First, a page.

House Republicans are considering a hearing over Obamacare consultant Jonathan Gruber's
blunt assertion that the "stupidity of the American voter" helped get the healthcare reform law through Congress.
"We may want to have hearings on this," Ohio Republican Jim Jordan, a member of the House Oversight and Government Reform Committee, told The Washington Post.
"We shouldn't be surprised they were misleading us."
have been widely assailed by congressional Republicans who are already targeting a dismantling of the law in the next GOP-dominated Congress. The controversy stems from a video
that surfaced Monday in which Gruber, in a panel discussion at the University of Pennsylvania in 2013, suggests the law passed Congress because of the "stupidity of the American voter" and a "lack of transparency" in its funding mechanisms.
"This bill was written in a tortured way to make sure CBO did not score the mandate as taxes," said Gruber, one of the law’s architects and a professor at the Massachusetts Institute of Technology.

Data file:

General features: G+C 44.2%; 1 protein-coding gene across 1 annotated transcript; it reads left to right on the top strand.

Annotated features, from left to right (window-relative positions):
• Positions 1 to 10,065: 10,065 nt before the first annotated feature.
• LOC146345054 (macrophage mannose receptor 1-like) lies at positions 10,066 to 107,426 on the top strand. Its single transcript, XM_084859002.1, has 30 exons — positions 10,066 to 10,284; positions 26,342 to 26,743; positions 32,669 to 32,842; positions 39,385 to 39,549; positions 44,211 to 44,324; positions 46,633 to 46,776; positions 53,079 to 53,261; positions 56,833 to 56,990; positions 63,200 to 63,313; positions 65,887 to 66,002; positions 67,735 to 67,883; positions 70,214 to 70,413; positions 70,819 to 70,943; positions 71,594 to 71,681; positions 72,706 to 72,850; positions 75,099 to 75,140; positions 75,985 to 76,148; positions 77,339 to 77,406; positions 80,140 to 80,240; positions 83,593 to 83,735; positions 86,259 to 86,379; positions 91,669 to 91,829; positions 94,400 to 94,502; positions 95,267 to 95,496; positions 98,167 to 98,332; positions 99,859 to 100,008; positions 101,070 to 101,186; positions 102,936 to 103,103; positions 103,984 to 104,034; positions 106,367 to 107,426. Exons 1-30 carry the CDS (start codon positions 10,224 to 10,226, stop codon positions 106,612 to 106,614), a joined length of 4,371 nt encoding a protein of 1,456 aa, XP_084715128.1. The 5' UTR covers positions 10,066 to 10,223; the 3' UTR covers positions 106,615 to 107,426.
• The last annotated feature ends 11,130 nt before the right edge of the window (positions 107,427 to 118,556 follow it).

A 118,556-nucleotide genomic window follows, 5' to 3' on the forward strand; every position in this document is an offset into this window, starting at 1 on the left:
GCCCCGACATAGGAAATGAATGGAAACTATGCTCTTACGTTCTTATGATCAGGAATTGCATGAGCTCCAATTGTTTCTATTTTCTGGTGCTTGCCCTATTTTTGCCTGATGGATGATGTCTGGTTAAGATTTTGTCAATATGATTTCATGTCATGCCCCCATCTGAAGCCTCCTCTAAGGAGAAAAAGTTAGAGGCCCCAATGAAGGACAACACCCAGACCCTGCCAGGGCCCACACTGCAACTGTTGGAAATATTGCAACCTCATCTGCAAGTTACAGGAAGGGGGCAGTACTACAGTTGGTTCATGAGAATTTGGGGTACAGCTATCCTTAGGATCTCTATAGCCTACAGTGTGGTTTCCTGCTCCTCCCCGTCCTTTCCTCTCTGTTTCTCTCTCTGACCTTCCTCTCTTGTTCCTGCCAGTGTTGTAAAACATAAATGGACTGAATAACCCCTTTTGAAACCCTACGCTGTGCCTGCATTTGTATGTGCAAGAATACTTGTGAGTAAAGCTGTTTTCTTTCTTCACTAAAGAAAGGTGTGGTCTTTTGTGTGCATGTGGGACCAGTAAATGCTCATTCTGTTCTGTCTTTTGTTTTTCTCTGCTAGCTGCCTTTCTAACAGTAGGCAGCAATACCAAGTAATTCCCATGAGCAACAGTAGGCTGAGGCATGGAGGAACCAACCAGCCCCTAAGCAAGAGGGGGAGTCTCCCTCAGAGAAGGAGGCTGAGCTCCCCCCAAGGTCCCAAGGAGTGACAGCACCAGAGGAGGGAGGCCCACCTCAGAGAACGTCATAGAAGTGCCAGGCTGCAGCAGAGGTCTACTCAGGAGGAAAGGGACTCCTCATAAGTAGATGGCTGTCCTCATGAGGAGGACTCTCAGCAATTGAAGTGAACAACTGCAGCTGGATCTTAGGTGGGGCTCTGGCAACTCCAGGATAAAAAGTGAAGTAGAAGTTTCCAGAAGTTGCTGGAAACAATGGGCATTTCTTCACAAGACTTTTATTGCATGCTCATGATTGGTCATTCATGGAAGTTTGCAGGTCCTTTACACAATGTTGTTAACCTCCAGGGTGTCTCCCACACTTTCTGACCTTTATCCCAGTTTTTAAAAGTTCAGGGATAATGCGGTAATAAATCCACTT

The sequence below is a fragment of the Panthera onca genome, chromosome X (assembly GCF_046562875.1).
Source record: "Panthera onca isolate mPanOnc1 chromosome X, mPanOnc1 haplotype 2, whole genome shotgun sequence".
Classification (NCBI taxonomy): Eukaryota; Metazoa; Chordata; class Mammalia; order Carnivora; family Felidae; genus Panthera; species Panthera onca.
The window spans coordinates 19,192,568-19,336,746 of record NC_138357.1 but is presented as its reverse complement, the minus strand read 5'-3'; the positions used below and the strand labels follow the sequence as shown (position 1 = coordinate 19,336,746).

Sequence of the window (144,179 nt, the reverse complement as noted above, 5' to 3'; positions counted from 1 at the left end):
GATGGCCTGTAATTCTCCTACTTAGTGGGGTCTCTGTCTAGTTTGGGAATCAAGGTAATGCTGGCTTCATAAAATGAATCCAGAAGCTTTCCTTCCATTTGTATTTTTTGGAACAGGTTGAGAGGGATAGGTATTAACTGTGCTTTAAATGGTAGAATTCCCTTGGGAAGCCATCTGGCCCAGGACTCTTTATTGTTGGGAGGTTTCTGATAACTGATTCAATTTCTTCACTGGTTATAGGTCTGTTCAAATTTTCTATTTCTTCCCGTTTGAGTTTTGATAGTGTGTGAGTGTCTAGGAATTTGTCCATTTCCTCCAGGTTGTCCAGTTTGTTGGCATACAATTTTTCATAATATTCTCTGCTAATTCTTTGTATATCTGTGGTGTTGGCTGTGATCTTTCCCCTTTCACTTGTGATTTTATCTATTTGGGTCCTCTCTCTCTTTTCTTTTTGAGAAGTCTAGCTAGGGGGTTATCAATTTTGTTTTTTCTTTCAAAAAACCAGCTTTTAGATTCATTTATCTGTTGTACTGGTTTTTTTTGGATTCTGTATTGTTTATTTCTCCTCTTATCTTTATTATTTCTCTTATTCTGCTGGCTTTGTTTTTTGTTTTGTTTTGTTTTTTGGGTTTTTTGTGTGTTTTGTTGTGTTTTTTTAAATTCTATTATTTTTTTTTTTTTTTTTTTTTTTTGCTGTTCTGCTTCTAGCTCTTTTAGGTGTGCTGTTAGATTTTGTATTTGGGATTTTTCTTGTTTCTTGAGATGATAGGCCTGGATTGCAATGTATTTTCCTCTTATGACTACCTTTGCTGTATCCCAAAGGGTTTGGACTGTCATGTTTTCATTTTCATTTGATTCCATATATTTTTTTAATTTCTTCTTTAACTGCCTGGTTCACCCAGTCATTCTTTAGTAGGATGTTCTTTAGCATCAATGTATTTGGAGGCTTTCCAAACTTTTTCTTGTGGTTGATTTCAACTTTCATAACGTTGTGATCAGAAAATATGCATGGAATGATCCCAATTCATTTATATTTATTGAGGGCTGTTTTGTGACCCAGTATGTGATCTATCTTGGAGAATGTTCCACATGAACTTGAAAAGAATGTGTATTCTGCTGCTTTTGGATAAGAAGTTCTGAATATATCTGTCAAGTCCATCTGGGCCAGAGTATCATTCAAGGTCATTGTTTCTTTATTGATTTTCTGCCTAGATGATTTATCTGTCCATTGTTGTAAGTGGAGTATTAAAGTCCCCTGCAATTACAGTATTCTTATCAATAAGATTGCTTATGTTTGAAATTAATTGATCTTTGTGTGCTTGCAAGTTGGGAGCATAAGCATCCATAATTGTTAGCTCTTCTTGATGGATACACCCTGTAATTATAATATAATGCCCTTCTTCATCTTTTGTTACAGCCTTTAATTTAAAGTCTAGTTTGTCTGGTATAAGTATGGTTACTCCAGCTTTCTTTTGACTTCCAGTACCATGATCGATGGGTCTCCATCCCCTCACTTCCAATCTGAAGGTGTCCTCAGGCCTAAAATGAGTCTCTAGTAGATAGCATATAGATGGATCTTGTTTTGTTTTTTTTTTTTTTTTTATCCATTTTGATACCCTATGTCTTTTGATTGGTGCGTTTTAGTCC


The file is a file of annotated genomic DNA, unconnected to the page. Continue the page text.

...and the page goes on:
"Lack of transparency is a huge political advantage. And basically, call it the 'stupidity of the American voter' or whatever, but basically that was really, really critical to getting the thing to pass."
Tuesday, saying he was speaking "off the cuff" at the time.
Fox News' Megyn Kelly aired a second video Tuesday night of Gruber calling voters stupid, also from 2013.
Jordan told the Post the controversy has not escaped the attention of House Republicans, who have been in contact with one another, and that he expects the interest in "bringing [Gruber] up here to talk" will gain traction as members return to Washington.
"Hearings are a possibility, but nothing has been planned yet," Jordan's spokesman, Darin Miller, told The Hill.
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